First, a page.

10th grader For The Day

My Monday began in a new fashion, where I found myself curious about how my day would be. There were no meetings to attend, lesson plans to review or phone calls to make.

Today was new and quite different because I was going to school to shadow a 10th grade student and experience what a day is like in the shoes of a Pascack Valley High School student.

I was nervous yet excited to experience high school again but this time through the lens of an educator. What would be my biggest takeaways and what would I do differently going forward after such a unique experience?

Takeaway #1: High School is Hard.

With a seven-period day and common lunch, I found myself exhausted at the end of the day and luckily there were no clubs or sports scheduled after school. In each class period, there were different expectations and I had to demonstrate my knowledge in a variety of ways. I found myself to be quite challenged in my chemistry class but at ease in Honors Spanish (naturally 🙂 Each teacher found different ways to connect his or her students to the goal(s) of the lesson and I appreciated the collaborative classroom dynamics but also rigor I encountered from each learning experience.

Takeaway #2: The LMS works.

Canvas, an LMS or learning management tool, was used in almost every class which made it easy to access documents or links needed for the day. With all of my teachers using the same tool, there was no second guessing where to go to find what was needed for the day or week. I had immediate access to all documents, videos, links, etc. that I needed and this was a relief. I didn’t have to spend time searching or wondering where teachers placed our tools, it was simple to access and made me feel comfortable, being that it was my first time in that class.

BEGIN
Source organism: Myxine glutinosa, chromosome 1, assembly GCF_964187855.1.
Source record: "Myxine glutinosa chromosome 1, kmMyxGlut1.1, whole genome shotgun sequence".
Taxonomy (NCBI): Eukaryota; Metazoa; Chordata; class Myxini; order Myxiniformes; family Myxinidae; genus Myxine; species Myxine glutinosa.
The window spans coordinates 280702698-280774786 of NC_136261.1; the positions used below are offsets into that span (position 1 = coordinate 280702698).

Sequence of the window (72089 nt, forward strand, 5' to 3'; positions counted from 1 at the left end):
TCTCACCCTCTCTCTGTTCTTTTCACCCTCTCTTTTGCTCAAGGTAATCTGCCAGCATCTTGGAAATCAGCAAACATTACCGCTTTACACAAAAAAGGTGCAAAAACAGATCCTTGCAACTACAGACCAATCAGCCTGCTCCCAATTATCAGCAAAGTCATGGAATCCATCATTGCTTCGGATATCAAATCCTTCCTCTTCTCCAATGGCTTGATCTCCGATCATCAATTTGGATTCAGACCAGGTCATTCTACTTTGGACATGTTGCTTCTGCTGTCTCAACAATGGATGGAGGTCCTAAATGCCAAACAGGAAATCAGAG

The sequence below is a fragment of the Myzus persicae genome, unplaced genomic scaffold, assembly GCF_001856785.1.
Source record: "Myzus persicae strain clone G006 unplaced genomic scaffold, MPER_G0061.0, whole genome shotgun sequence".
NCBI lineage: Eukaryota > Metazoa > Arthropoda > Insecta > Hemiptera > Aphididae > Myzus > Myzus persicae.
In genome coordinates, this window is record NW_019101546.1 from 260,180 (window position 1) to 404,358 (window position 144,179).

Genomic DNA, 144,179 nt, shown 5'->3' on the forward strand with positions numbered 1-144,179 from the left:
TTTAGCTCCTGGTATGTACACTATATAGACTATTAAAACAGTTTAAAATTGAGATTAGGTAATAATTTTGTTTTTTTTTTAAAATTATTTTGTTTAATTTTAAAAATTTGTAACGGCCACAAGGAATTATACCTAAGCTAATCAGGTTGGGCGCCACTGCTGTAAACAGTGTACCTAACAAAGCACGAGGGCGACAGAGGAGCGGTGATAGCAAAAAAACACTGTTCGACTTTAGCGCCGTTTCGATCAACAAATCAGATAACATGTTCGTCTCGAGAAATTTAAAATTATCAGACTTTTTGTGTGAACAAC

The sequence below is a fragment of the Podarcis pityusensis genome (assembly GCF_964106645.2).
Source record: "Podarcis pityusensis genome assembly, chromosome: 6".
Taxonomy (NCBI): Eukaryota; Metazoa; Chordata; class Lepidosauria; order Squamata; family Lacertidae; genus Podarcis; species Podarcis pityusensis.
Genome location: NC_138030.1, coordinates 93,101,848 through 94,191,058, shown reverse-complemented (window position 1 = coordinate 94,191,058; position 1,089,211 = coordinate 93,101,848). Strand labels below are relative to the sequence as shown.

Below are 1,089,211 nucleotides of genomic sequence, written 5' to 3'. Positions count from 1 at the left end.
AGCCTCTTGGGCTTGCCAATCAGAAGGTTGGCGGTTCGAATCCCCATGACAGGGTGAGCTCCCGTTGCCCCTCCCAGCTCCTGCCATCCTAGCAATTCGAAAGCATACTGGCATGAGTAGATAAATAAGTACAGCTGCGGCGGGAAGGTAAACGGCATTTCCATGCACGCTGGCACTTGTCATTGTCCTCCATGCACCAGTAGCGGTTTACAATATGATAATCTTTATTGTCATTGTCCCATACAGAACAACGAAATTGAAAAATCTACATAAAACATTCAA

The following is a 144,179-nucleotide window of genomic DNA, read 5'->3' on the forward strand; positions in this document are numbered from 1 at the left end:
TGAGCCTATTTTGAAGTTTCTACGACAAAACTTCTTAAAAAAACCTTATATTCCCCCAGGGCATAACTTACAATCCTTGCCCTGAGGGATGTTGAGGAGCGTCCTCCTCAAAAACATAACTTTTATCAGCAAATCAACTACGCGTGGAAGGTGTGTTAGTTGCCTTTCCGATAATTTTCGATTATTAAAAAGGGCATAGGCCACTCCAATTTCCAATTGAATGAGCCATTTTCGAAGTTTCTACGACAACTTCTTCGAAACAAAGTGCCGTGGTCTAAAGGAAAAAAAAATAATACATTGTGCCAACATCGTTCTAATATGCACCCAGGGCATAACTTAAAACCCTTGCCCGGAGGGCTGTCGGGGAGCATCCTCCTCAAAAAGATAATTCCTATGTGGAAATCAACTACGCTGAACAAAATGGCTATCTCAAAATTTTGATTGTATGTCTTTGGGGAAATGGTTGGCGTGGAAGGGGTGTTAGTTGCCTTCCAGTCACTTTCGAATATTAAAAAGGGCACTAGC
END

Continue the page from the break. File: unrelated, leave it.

Takeaway #3: Our Kids are Happy.

Throughout the day and in my discussions with my new peers, students were positive and had comments of content/happiness with their high school experience. Students were open and honest about their schedules, exams and upcoming deadlines. It made me consider the mental wellness initiatives that the district has explored and the Wellness Centers made available to the student body and also the unique schedule. I appreciated seeing how the students respected their teachers and were able to joke around with many due to their comfort with the individual. It was clear that students felt at ease as we all shuffled together throughout the day and the rhythm that it is to be a PV high school student. It is a unique rhythm filled with opportunity, challenges, and comfort.